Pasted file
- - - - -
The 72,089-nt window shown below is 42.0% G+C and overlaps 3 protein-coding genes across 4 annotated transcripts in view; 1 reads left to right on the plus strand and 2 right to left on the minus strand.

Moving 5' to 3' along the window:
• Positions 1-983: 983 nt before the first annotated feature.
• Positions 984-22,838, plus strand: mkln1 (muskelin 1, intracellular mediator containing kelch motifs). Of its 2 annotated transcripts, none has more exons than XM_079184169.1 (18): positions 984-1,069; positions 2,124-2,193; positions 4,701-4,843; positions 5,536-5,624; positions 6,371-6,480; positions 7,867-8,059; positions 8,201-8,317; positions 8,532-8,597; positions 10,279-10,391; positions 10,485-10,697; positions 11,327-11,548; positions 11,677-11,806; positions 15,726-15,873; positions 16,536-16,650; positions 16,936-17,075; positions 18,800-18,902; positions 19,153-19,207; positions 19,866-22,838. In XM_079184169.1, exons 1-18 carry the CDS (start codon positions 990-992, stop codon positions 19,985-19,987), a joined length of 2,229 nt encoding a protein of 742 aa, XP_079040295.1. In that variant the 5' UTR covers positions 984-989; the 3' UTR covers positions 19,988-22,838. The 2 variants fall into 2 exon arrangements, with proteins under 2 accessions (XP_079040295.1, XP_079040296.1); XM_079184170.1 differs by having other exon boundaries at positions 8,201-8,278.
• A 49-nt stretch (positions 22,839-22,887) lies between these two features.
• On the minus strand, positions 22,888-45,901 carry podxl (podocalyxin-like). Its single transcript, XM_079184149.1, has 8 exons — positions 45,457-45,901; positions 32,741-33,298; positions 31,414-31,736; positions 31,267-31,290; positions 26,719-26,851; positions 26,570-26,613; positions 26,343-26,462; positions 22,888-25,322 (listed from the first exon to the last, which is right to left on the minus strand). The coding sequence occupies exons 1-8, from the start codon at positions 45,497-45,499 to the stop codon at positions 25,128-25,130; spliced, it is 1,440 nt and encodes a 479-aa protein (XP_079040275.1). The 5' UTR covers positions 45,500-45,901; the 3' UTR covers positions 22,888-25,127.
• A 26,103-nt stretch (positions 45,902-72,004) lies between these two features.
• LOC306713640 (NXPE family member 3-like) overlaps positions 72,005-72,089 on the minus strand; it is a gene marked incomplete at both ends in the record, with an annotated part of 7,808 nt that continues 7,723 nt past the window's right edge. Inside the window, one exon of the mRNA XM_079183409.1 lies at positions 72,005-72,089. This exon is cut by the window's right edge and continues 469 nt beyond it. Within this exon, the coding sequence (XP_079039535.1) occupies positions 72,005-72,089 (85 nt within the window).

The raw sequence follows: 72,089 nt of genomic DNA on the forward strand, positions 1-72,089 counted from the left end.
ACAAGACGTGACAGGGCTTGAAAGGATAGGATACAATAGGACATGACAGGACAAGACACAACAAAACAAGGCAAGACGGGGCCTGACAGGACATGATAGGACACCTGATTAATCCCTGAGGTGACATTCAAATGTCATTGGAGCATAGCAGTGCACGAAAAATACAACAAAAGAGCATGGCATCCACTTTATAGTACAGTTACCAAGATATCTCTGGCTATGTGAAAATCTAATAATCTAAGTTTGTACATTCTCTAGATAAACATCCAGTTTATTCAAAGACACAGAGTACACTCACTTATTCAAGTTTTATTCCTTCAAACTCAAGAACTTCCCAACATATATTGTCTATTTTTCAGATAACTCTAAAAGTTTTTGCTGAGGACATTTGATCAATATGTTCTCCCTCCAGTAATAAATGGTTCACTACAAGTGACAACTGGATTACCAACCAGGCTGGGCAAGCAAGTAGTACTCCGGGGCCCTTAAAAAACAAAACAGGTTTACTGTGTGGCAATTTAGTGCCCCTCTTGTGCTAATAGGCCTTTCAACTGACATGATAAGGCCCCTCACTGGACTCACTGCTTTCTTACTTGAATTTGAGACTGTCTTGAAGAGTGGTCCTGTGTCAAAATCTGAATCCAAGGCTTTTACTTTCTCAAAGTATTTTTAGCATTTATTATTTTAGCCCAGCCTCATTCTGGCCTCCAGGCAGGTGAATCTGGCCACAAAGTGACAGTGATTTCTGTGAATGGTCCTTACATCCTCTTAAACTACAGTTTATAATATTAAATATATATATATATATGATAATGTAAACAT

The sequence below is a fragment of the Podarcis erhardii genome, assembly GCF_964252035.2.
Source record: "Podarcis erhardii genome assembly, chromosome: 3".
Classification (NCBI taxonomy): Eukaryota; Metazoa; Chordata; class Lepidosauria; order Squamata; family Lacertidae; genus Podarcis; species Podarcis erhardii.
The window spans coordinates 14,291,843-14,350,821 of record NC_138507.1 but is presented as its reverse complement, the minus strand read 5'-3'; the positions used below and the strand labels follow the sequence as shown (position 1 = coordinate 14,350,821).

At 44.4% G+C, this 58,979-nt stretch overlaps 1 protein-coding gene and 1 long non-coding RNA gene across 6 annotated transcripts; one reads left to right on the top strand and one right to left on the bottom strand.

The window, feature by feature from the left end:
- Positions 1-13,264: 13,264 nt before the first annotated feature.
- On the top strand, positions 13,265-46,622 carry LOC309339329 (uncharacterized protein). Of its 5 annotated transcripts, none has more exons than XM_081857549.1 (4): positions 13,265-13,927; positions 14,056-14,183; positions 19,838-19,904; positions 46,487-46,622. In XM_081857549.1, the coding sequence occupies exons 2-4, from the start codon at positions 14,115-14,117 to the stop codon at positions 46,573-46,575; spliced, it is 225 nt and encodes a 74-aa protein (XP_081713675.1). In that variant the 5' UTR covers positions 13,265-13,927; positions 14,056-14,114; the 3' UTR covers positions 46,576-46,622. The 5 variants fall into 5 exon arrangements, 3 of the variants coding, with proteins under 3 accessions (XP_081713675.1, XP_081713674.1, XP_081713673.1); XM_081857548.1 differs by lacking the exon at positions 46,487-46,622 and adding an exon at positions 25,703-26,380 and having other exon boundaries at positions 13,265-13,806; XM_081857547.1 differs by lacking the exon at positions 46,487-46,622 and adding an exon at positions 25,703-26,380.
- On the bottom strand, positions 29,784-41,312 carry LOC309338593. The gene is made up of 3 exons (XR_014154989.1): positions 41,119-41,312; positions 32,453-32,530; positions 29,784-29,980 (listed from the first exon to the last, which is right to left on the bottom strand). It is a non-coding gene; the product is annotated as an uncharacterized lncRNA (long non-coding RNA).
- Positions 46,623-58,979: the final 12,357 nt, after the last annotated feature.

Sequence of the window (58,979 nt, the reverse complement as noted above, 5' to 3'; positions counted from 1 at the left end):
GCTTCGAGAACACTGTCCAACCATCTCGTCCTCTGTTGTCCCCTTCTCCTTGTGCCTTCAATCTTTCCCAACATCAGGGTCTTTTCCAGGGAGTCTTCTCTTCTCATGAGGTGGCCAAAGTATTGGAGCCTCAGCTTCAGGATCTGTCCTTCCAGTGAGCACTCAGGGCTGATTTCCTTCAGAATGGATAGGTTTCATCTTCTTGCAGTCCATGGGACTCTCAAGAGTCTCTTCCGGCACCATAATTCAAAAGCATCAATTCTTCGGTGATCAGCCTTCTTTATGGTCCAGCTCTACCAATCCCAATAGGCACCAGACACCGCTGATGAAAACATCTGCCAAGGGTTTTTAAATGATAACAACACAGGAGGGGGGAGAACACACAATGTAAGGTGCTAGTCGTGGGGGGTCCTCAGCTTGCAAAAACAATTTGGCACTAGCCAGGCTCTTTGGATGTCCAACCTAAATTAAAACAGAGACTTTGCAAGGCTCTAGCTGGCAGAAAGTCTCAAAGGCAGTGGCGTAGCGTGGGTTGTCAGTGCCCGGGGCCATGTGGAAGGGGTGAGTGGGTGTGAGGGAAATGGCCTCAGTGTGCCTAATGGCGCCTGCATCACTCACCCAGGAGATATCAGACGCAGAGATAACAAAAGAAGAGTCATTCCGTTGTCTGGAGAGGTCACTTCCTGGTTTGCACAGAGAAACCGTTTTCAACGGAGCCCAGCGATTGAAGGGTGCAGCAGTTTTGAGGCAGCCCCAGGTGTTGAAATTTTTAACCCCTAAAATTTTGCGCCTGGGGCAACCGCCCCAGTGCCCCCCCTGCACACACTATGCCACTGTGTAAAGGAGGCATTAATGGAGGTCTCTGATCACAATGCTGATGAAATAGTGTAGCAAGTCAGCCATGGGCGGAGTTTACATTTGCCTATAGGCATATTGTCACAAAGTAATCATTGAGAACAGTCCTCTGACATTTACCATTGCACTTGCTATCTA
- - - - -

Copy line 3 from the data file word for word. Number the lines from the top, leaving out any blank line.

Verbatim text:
• Positions 1-983: 983 nt before the first annotated feature.